[PATCH 4/5] Support backtracing through elfutils (#70746)
jan.kratochvil at redhat.com
Thu Oct 31 11:28:14 CET 2013
On Thu, 31 Oct 2013 10:55:09 +0100, Mark Wielaard wrote:
> On Thu, 2013-10-31 at 14:00 +1000, Peter Hutterer wrote:
> > and yes, xorg_backtrace() is almost always called from within the signal
> > handler.
> In that case, the process is crashing, possibly corrupted and inside a
> signal handler, I am not sure you really want to do in-process
> backtracing and symbol lookup. You might want to let the OS catch it (or
> divert to gdb, abrt, dump core, etc.). IMHO getting the backtrace and
> printing whatever you can through the standard glibc library might be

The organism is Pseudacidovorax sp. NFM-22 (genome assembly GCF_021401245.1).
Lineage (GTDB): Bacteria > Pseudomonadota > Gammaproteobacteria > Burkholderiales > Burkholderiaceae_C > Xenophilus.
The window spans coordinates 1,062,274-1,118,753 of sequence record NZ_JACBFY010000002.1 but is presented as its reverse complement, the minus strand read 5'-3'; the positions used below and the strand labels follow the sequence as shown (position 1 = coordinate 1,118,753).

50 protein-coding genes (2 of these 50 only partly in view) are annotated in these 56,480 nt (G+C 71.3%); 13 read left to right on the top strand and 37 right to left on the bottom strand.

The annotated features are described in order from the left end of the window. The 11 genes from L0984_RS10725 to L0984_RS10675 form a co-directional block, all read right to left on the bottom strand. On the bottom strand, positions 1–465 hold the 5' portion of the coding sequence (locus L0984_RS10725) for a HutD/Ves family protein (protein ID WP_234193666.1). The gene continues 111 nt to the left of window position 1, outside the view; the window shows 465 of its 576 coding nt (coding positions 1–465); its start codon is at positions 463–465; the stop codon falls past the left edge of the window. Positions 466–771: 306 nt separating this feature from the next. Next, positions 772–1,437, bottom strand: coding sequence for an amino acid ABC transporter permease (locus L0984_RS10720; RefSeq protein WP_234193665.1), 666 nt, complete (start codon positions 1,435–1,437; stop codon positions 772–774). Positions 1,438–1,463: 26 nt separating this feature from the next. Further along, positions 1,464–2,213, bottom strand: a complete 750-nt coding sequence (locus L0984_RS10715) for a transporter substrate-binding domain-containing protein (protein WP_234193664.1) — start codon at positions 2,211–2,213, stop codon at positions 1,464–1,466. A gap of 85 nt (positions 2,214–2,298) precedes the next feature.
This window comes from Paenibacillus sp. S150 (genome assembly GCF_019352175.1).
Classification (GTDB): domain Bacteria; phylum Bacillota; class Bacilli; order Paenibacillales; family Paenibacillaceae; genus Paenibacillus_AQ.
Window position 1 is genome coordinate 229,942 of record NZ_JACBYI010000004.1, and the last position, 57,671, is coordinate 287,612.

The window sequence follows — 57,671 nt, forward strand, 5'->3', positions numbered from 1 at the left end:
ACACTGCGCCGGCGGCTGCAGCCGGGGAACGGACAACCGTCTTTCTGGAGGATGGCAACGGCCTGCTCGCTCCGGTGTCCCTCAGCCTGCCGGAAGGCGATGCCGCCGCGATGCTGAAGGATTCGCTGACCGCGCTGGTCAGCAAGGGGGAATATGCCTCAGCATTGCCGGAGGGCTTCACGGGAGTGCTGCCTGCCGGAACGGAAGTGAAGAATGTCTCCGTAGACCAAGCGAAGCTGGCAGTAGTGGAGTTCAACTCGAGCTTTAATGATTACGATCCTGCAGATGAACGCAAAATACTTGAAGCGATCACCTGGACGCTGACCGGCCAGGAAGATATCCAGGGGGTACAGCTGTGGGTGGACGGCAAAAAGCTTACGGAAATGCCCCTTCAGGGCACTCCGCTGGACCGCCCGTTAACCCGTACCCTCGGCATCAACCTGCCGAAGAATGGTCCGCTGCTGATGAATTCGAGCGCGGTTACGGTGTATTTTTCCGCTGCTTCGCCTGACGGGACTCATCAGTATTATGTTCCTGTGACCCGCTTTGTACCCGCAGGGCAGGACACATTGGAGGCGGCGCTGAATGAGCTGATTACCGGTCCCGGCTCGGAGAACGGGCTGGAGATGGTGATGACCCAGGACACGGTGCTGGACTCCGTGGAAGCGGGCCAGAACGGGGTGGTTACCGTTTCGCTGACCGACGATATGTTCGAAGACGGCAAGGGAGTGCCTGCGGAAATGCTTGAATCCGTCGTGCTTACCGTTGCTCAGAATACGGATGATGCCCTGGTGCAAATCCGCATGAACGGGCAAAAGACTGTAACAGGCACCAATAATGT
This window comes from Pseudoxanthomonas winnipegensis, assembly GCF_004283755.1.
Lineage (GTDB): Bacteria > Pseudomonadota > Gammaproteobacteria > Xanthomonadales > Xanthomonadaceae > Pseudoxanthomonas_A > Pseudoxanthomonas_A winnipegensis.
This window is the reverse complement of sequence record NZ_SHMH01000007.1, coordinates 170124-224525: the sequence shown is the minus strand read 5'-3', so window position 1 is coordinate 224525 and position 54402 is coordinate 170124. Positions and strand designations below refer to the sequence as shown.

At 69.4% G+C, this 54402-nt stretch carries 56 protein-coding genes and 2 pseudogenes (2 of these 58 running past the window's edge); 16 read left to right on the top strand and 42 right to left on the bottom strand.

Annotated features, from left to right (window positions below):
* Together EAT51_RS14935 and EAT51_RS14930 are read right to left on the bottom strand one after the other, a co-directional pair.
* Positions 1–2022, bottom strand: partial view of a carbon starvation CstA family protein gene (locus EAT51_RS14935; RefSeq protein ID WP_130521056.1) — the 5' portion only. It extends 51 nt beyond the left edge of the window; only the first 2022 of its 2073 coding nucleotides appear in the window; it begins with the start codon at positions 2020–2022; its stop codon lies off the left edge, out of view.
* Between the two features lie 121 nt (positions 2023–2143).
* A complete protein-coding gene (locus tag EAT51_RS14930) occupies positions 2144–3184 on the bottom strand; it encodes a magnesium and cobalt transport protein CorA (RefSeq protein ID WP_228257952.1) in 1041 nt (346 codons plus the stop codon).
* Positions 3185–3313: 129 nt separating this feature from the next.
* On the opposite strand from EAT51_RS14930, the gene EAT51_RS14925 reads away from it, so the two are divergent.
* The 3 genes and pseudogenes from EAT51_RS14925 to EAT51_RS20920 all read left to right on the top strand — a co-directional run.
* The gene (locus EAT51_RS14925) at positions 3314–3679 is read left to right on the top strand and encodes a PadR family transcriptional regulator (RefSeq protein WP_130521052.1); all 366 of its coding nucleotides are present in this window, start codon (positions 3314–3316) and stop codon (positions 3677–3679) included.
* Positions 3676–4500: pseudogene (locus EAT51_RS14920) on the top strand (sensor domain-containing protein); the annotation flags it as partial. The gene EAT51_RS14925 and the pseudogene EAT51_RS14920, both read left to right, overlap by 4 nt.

> simplest and safest. Anything more might not be very safe at that point.
Calling backtrace() for the first time also is not signal-safe:
glibc/sysdeps/x86_64/backtrace.c init() calls __libc_dlopen().
Maybe xorg could call backtrace() just during init to get backtrace()
initialized, I am not completely sure it will be signal-safe then but it may be.
To get .symtab symbols resolution the only safe way is to do fork()+exec().
You can either execute GDB :-) or some small helper app. Just the other app
can no longer call just backtrace() so you need a real "remote" unwinder.
THe options are GDB, libunwind, next elfutils (not current elfutils).
(There will be "/usr/bin/eu-stack -p PID" in next elfutils but sure one can
code such a simple app also based on libunwind.)
/usr/bin/gstack and /usr/bin/pstack is just a script using GDB so that is not
a win if you try to avoid GDB for whatever reason.
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